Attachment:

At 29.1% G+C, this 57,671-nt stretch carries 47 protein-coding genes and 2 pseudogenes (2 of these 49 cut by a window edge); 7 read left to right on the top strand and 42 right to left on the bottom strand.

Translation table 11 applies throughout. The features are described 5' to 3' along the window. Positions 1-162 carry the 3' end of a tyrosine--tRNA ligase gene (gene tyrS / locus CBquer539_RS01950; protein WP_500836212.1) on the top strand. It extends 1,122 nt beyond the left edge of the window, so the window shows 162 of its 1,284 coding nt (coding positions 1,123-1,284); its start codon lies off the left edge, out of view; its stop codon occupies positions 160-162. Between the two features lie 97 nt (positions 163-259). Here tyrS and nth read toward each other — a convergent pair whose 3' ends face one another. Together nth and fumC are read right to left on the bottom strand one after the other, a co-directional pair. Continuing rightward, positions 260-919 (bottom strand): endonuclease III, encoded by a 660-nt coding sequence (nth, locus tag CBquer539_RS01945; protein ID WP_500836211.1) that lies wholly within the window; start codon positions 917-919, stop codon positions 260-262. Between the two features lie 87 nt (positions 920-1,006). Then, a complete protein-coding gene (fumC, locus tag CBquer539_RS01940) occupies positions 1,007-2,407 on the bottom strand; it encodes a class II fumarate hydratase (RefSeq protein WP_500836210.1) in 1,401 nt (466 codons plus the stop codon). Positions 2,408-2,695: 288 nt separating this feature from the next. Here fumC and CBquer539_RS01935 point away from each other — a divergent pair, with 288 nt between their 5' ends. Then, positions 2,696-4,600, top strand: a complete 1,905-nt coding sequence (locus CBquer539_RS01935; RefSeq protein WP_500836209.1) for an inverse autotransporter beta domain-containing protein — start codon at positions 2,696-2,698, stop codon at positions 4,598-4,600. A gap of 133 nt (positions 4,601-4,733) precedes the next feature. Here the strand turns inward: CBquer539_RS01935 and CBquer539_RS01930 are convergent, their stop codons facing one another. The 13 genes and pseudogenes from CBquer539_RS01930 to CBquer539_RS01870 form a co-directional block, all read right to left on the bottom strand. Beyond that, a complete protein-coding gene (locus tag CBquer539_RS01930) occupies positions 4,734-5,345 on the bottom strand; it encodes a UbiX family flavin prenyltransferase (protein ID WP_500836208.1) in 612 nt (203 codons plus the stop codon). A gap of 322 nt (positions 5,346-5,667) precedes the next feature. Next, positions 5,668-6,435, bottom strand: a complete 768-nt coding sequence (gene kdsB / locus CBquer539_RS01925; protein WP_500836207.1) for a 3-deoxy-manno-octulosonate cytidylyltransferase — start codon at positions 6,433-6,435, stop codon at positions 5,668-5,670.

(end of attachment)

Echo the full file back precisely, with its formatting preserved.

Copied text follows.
At 29.1% G+C, this 57,671-nt stretch carries 47 protein-coding genes and 2 pseudogenes (2 of these 49 cut by a window edge); 7 read left to right on the top strand and 42 right to left on the bottom strand.

Translation table 11 applies throughout. The features are described 5' to 3' along the window. Positions 1-162 carry the 3' end of a tyrosine--tRNA ligase gene (gene tyrS / locus CBquer539_RS01950; protein WP_500836212.1) on the top strand. It extends 1,122 nt beyond the left edge of the window, so the window shows 162 of its 1,284 coding nt (coding positions 1,123-1,284); its start codon lies off the left edge, out of view; its stop codon occupies positions 160-162. Between the two features lie 97 nt (positions 163-259). Here tyrS and nth read toward each other — a convergent pair whose 3' ends face one another. Together nth and fumC are read right to left on the bottom strand one after the other, a co-directional pair. Continuing rightward, positions 260-919 (bottom strand): endonuclease III, encoded by a 660-nt coding sequence (nth, locus tag CBquer539_RS01945; protein ID WP_500836211.1) that lies wholly within the window; start codon positions 917-919, stop codon positions 260-262. Between the two features lie 87 nt (positions 920-1,006). Then, a complete protein-coding gene (fumC, locus tag CBquer539_RS01940) occupies positions 1,007-2,407 on the bottom strand; it encodes a class II fumarate hydratase (RefSeq protein WP_500836210.1) in 1,401 nt (466 codons plus the stop codon). Positions 2,408-2,695: 288 nt separating this feature from the next. Here fumC and CBquer539_RS01935 point away from each other — a divergent pair, with 288 nt between their 5' ends. Then, positions 2,696-4,600, top strand: a complete 1,905-nt coding sequence (locus CBquer539_RS01935; RefSeq protein WP_500836209.1) for an inverse autotransporter beta domain-containing protein — start codon at positions 2,696-2,698, stop codon at positions 4,598-4,600. A gap of 133 nt (positions 4,601-4,733) precedes the next feature. Here the strand turns inward: CBquer539_RS01935 and CBquer539_RS01930 are convergent, their stop codons facing one another. The 13 genes and pseudogenes from CBquer539_RS01930 to CBquer539_RS01870 form a co-directional block, all read right to left on the bottom strand. Beyond that, a complete protein-coding gene (locus tag CBquer539_RS01930) occupies positions 4,734-5,345 on the bottom strand; it encodes a UbiX family flavin prenyltransferase (protein ID WP_500836208.1) in 612 nt (203 codons plus the stop codon). A gap of 322 nt (positions 5,346-5,667) precedes the next feature. Next, positions 5,668-6,435, bottom strand: a complete 768-nt coding sequence (gene kdsB / locus CBquer539_RS01925; protein WP_500836207.1) for a 3-deoxy-manno-octulosonate cytidylyltransferase — start codon at positions 6,433-6,435, stop codon at positions 5,668-5,670.